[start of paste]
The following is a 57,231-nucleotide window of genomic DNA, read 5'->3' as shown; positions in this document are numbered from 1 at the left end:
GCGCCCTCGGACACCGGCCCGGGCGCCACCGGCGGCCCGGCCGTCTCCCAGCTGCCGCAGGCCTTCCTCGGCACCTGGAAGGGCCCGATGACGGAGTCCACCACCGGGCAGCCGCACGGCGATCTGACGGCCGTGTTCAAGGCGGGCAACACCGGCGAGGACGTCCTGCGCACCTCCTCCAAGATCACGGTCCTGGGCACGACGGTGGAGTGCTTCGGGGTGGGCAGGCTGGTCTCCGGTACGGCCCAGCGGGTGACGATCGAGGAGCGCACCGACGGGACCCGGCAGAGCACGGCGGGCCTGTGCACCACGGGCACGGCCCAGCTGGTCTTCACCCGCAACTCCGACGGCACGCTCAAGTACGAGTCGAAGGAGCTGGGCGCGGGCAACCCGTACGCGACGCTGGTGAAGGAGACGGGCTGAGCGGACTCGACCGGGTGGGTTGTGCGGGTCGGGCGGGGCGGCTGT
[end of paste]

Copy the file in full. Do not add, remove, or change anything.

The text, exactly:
The following is a 57,231-nucleotide window of genomic DNA, read 5'->3' as shown; positions in this document are numbered from 1 at the left end:
GCGCCCTCGGACACCGGCCCGGGCGCCACCGGCGGCCCGGCCGTCTCCCAGCTGCCGCAGGCCTTCCTCGGCACCTGGAAGGGCCCGATGACGGAGTCCACCACCGGGCAGCCGCACGGCGATCTGACGGCCGTGTTCAAGGCGGGCAACACCGGCGAGGACGTCCTGCGCACCTCCTCCAAGATCACGGTCCTGGGCACGACGGTGGAGTGCTTCGGGGTGGGCAGGCTGGTCTCCGGTACGGCCCAGCGGGTGACGATCGAGGAGCGCACCGACGGGACCCGGCAGAGCACGGCGGGCCTGTGCACCACGGGCACGGCCCAGCTGGTCTTCACCCGCAACTCCGACGGCACGCTCAAGTACGAGTCGAAGGAGCTGGGCGCGGGCAACCCGTACGCGACGCTGGTGAAGGAGACGGGCTGAGCGGACTCGACCGGGTGGGTTGTGCGGGTCGGGCGGGGCGGCTGT